The third strophe of the prophecy commences at Isaiah 59:15 or Isaiah 59:16. It begins with threatening, and closes with promises; for the true nature of God is love, and every manifestation of wrath is merely one phase in its development. In consideration of the fact that this corrupt state of things furnishes no prospect of self-improvement, Jehovah has already equipped Himself for judicial interposition. "And Jehovah saw it, and it was displeasing in His eyes, that there was no right. And He saw that there was not a man anywhere, and was astonished that there was nowhere an intercessor: then His arm brought Him help, and His righteousness became His stay. And He put on righteousness as a coat of mail, and the helmet of salvation upon His head; and put on garments of vengeance as armour, and clothed Himself in zeal as in a cloak. According to the deeds, accordingly He will repay: burning wrath to His adversaries, punishment to His foes; the islands He will repay with chastisement." The prophet's language has now toilsomely worked its way through the underwood of keen reproach, of dark descriptions of character, and of mournful confession which has brought up the apostasy of the great mass in all the blacker colours before his mind, from the fact that the confession proceeds from those who are ready for salvation. And now, having come to the description of the approaching judgment, out of whose furnace the church of the future is to spring, it rises again like a palm-tree that has been violently hurled to the ground, and shakes its head as if restored to itself in the transforming ether of the future. Jehovah saw, and it excited His displeasure ("it was evil in His eyes," an antiquated phrase from the Pentateuch, e.g., Genesis 38:10) to see that right (which He loves, Isaiah 61:8; Psalm 37:28) had vanished form the life of His nation. He saw that there was no man there, no man possessing either the disposition or the power to stem this corruption (אישׁ as in Jeremiah 5:1, cf., 1 Samuel 4:9; 1 Kings 2:2, and the old Jewish saying, "Where there is no man, I strive to be a man"). He was astonished (the sight of such total depravity exciting in Him the highest degree of compassion and displeasure) that there was no מפגּיע, i.e., no one to step in between God and the people, and by his intercession to press this disastrous condition of the people upon the attention of God (see Isaiah 53:12); no one to form a wall against the coming ruin, and cover the rent with his body; no one to appease the wrath, like Aaron (Numbers 17:12-13) or Phinehas (Numbers 25:7).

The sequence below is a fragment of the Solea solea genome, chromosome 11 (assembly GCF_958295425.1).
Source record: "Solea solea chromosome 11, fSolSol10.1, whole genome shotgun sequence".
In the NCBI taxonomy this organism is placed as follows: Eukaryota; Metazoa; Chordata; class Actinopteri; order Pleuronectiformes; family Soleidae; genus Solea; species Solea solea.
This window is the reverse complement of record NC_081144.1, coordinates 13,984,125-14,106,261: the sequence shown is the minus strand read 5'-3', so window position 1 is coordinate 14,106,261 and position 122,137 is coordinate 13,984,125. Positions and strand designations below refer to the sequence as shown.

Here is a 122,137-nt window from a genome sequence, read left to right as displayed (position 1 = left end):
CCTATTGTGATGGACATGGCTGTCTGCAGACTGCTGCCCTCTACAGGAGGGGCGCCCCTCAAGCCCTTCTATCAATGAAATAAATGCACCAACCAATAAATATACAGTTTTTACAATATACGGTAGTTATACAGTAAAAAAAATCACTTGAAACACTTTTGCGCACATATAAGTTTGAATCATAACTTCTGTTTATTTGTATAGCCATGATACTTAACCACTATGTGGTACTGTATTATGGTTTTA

What the fut. consec. affirms from ותּושׁע onwards, is not something to come, but something past, as distinguished form the coming events announced from Isaiah 59:18 onwards. Because the nation was so utterly and deeply corrupt, Jehovah had quipped Himself for judicial interposition. The equipment was already completed; only the taking of vengeance remained to be effected. Jehovah saw no man at His side who was either able or willing to help Him to His right in opposition to the prevailing abominations, or to support His cause. Then His own arm became His help, and His righteousness His support (cf., Isaiah 63:5); so that He did not desist from the judgment to which He felt Himself impelled, until He had procured the fullest satisfaction for the honour of His holiness (Isaiah 5:16). The armour which Jehovah puts on is now described. According to the scriptural view, Jehovah is never unclothed; but the free radiation of His own nature shapes itself into a garment of light. Light is the robe He wears (Psalm 104:2). When the prophet describes this garment of light as changed into a suit of armour, this must be understood in the same sense as when the apostle in Eph speaks of a Christian's panoply. Just as there the separate pieces of armour represent the manifold self-manifestations of the inward spiritual life so here the pieces of Jehovah's armour stand for the manifold self-manifestations of His holy nature, which consists of a mixture of wrath and love. He does not arm Himself from any outward armoury; but the armoury is His infinite wrath and His infinite love, and the might in which He manifests Himself in such and such a way to His creatures is His infinite will. He puts on righteousness as a coat of mail (שׁרין in half pause, as in 1 Kings 22:34 in full pause, for שׁריון, ō passing into the broader a, as is generally the case in יחפּץ, יחבשׁ; also in Genesis 43:14, שׁכלתי; Genesis 49:3, עז; Genesis 49:27, יטרף), so that His appearance on every side is righteousness; and on His head He sets the helmet of salvation: for the ultimate object for which He goes into the conflict is the redemption of the oppressed, salvation as the fruit of the victory gained by righteousness. And over the coat of mail He draws on clothes of vengeance as a tabard (lxx περιβόλαιον), and wraps Himself in zeal as in a war-cloak. The inexorable justice of God is compared to an impenetrable brazen coat of mail; His joyful salvation, to a helmet which glitters from afar; His vengeance, with its manifold inflictions of punishment, to the clothes worn above the coat of mail; and His wrathful zeal (קנאה from קנא), to be deep red) with the fiery-looking chlamys. No weapon is mentioned, neither the sword nor bow; for His own arm procures Him help, and this alone. But what will Jehovah do, when He has armed Himself thus with justice and salvation, vengeance and zeal? As Isaiah 59:18 affirms, He will carry out a severe and general retributive judgment. גּמוּל and גּמלה signify accomplishment of (on gâmal, see at Isaiah 3:9) a ῥῆμα μέσον; גּמלות, which may signify, according to the context, either manifestations of love or manifestations of wrath, and either retribution as looked at from the side of God, or forfeiture as regarded from the side of man, has the latter meaning here, viz., the works of men and the double-sided gemūl, i.e., repayment, and that in the infliction of punishment. כּעל, as if, as on account of, signifies, according to its Semitic use, in the measure (כּ) of that which is fitting (על); cf., Isaiah 63:7, uti par est propter. It is repeated with emphasis (like לכן in Isaiah 52:6); the second stands without rectum, as the correlate of the first. By the adversaries and enemies, we naturally understand, after what goes before, the rebellious Israelites. The prophet does not mention these, however, but "the islands," that is to say, the heathen world. He hides the special judgment upon Israel in the general judgment upon the nations. The very same fate falls upon Israel, the salt of the world which has lost its savour, as upon the whole of the ungodly world. The purified church will have its place in the midst of a world out of which the crying injustice has been swept away.